Cincinnati is “singing every night and day,” and Councilwoman Laure Quinlivan wants everyone to know that.
Quinlivan is producing a music video to promote Cincinnati as “the city that sings.” Production on Sunday included singer Nick Lachey at Great American Ball Park with dancers from the University of Cincinnati’s College-Conservatory of Music. Later, shooting was moved to Findlay Market with former American Idol contestant Eben Franckewitz of Miami Township in Clermont County.
Quinlivan wrote the lyrics to “Cincinnati Singing,” set to the tune of “Proud Mary” by John Fogerty. The first verse says:
It’s a good life in the city
Cincinnati’s singing every night and day
The Pops and the opera
Rock ’n’ roll and gospel
Funk & blues & schools with performing arts
Quinlivan said Cincinnati does not have a national image and that hurts the city when it goes to attract businesses and top artistic talent. She said the city has great opportunity with the World Choir Games that it hosts this summer as media from all over the world will be here.
“The city that sings really is very authentic to us. That’s the reason we got the games,” she said, noting the city’s strong singing tradition and Music Hall as reasons it was picked to have the choir games.
Television talk show host and former Mayor Jerry Springer will appear in a shoot this week. Other celebrities who will be in the video are Bootsy Collins and Lachey’s brother Drew Lachey. Quinlivan said actress Carmen Electra wants to do it from Los Angeles. Quinlivan said she’s not sure how that will work.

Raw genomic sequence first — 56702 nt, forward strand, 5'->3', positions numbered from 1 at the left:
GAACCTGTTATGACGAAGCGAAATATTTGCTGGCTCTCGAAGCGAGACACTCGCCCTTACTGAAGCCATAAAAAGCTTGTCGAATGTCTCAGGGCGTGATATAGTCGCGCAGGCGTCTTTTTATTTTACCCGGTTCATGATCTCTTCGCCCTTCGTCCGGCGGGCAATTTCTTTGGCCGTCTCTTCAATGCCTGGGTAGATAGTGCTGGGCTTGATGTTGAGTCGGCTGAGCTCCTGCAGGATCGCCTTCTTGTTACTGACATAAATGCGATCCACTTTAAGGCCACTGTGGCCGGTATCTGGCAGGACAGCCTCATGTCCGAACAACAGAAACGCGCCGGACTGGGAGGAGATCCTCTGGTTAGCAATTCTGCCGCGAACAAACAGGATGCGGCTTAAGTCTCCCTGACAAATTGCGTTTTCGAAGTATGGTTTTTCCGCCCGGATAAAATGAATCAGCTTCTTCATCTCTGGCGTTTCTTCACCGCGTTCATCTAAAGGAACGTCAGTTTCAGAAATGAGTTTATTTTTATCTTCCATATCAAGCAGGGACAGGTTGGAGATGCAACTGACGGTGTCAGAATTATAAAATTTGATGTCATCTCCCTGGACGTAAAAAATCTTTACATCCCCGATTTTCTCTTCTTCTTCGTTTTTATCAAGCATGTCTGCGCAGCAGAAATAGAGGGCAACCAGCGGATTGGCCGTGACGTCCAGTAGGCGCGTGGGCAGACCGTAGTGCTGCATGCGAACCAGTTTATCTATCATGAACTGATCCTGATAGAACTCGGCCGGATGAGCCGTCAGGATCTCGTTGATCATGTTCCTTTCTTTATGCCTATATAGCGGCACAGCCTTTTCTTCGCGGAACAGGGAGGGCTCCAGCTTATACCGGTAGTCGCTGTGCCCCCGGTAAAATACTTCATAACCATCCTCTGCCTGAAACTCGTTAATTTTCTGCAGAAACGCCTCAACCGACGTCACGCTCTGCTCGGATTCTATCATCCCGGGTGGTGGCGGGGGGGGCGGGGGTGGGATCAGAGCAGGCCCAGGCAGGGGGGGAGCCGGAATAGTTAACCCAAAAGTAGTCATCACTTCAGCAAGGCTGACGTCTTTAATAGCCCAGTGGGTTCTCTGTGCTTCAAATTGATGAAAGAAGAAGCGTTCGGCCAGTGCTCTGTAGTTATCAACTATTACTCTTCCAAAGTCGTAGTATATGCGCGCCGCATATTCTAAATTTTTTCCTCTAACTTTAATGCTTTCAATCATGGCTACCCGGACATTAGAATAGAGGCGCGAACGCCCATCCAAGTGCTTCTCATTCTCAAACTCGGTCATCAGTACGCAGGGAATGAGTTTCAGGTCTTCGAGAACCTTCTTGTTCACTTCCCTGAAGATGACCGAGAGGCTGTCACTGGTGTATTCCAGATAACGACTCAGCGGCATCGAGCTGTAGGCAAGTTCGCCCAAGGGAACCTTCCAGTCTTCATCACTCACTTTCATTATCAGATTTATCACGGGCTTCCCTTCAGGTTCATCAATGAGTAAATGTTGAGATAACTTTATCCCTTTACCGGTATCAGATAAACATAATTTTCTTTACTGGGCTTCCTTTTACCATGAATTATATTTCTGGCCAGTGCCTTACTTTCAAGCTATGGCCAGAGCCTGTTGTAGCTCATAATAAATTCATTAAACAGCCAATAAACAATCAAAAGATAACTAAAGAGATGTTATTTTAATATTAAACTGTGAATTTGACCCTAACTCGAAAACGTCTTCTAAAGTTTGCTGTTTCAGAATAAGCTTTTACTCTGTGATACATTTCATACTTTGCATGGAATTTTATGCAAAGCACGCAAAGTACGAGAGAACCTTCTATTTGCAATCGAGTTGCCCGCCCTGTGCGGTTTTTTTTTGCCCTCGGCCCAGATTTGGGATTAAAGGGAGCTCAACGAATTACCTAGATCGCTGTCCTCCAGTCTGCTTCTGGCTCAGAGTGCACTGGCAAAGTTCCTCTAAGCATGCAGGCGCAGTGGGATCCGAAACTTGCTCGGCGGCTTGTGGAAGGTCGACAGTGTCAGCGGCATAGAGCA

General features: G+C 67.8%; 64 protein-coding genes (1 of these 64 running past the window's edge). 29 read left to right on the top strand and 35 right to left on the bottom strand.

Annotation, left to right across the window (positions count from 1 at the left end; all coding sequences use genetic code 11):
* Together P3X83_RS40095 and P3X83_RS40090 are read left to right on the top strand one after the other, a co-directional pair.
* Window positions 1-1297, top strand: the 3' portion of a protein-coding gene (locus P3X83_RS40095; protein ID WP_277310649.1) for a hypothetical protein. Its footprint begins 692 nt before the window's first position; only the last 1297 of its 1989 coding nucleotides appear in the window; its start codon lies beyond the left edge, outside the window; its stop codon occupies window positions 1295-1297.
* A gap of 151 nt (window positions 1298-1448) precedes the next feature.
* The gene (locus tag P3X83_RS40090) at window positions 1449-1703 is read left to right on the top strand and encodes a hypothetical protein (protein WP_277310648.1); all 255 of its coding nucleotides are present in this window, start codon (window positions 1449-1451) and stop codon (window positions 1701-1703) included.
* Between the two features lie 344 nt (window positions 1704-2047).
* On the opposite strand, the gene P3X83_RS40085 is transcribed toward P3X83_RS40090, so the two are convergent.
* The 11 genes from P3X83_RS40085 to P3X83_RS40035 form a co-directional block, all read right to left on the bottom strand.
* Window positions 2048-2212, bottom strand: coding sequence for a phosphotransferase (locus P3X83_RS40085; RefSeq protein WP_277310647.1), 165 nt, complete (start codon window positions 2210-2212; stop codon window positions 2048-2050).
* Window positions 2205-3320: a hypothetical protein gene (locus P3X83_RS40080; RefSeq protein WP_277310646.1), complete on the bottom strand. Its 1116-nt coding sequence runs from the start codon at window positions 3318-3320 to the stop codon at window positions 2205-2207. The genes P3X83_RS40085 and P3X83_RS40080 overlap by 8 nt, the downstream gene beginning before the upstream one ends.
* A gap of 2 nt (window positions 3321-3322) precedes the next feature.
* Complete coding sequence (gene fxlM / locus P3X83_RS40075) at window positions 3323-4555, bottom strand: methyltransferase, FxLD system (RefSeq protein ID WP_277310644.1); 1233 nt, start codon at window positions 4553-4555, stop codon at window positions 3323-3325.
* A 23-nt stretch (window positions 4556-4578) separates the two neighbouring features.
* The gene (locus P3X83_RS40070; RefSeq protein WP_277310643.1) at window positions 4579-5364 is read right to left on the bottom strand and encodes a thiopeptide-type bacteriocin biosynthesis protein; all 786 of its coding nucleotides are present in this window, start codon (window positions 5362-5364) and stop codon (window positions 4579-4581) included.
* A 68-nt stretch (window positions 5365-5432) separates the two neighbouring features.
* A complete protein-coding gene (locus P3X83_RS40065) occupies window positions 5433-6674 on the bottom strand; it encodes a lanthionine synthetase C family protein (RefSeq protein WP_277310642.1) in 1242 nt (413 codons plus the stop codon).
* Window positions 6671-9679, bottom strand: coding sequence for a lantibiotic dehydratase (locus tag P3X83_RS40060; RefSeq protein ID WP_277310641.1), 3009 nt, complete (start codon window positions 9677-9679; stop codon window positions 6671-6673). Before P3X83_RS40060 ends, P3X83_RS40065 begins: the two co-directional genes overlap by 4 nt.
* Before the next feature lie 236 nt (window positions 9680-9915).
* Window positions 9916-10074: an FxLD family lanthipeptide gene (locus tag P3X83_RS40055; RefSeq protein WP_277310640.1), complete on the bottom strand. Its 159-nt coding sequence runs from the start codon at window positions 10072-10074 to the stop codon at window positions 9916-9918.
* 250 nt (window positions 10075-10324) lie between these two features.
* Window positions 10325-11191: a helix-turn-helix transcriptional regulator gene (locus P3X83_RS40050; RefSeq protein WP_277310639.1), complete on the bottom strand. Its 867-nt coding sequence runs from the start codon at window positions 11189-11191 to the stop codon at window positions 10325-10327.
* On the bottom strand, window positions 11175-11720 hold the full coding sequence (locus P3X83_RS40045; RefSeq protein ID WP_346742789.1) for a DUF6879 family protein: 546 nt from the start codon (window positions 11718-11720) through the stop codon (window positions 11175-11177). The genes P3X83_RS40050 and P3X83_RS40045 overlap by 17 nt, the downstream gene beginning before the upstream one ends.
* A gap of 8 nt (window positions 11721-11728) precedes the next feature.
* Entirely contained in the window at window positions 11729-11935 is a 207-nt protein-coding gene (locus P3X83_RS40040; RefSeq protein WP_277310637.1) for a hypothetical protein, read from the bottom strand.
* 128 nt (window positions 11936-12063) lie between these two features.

Nick Lachey, a 1992 School for Creative & Performing Arts graduate who grew up in College Hill, said he does everything he can to promote hey owns a home in Cincinnati and he said he loves it here. He plans to be here at least for the World Choir Games’ opening ceremonies.
“It’s hard to communicate to people who aren’t from here because it really is a special (and) unique place,” he said. “But I think for people who did grew up here, everyone would agree that there’s no place like Cincinnati.”
Quinlivan said officials want the video to be online and it will probably be about two minutes long. A former television reporter, she said she wrote it so a 30-second section can be made into a public service announcement.
“So we’re hoping our television and radio stations will air it,” she said.